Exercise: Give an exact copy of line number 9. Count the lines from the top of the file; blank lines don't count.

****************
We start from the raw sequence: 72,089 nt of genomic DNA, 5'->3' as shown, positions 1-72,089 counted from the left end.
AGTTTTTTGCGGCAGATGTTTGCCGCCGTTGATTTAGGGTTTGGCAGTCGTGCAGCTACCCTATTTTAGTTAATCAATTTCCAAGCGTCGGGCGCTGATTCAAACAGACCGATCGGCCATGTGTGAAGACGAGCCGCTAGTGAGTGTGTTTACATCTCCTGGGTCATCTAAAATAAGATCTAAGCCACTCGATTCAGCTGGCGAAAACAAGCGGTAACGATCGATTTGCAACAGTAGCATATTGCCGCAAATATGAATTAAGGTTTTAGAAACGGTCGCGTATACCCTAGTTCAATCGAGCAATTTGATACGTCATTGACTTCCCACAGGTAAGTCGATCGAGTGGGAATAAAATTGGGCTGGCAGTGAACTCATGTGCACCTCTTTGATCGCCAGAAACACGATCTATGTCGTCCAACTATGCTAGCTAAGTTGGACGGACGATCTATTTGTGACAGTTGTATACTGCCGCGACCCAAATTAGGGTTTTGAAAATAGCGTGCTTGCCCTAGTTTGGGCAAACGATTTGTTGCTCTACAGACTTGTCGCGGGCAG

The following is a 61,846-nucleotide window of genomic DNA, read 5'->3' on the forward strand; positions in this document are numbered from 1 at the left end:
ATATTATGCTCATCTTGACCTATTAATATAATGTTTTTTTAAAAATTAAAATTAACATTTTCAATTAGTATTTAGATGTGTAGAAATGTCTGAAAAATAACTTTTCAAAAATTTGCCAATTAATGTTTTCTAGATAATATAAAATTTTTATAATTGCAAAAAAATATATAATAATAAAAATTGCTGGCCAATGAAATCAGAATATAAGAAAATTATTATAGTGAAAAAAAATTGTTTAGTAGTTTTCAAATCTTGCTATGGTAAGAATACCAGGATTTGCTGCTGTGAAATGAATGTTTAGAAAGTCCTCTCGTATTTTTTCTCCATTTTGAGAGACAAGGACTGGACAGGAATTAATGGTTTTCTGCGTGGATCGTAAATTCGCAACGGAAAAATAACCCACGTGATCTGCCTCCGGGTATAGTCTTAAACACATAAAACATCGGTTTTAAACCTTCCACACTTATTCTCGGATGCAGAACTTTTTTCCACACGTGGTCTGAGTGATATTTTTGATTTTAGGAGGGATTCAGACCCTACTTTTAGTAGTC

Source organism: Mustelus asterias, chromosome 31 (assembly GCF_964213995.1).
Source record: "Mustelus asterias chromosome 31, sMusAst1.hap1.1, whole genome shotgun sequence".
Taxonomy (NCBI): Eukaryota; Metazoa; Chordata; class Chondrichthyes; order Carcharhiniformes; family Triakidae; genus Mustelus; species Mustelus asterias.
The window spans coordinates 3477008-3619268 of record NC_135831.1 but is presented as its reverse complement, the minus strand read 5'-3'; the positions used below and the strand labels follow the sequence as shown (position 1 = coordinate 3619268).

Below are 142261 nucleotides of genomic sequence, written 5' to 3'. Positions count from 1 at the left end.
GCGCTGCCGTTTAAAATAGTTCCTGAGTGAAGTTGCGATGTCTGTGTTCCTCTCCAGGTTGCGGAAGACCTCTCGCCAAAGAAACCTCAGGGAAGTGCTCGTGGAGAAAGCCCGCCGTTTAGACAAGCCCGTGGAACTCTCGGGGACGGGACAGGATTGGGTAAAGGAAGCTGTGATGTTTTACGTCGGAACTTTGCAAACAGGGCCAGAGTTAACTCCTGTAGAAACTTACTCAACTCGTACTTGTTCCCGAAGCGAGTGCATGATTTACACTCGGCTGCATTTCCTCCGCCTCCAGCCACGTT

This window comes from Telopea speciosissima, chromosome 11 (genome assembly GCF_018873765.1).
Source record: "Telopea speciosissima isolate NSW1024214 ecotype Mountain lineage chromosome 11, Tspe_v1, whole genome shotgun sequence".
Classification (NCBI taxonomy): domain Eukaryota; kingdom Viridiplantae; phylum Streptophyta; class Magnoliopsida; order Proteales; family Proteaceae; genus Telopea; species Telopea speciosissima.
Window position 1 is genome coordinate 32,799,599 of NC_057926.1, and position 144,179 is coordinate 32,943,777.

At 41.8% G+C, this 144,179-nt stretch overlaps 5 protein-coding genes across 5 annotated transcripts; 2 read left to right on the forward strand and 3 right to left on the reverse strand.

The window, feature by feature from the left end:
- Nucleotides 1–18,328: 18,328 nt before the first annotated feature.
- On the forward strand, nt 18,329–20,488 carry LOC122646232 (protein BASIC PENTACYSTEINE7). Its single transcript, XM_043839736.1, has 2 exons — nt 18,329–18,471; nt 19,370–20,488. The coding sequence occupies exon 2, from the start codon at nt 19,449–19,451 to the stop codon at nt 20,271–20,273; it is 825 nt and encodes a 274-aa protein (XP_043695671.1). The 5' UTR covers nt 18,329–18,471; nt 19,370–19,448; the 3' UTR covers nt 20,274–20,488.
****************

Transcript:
Below are 142261 nucleotides of genomic sequence, written 5' to 3'. Positions count from 1 at the left end.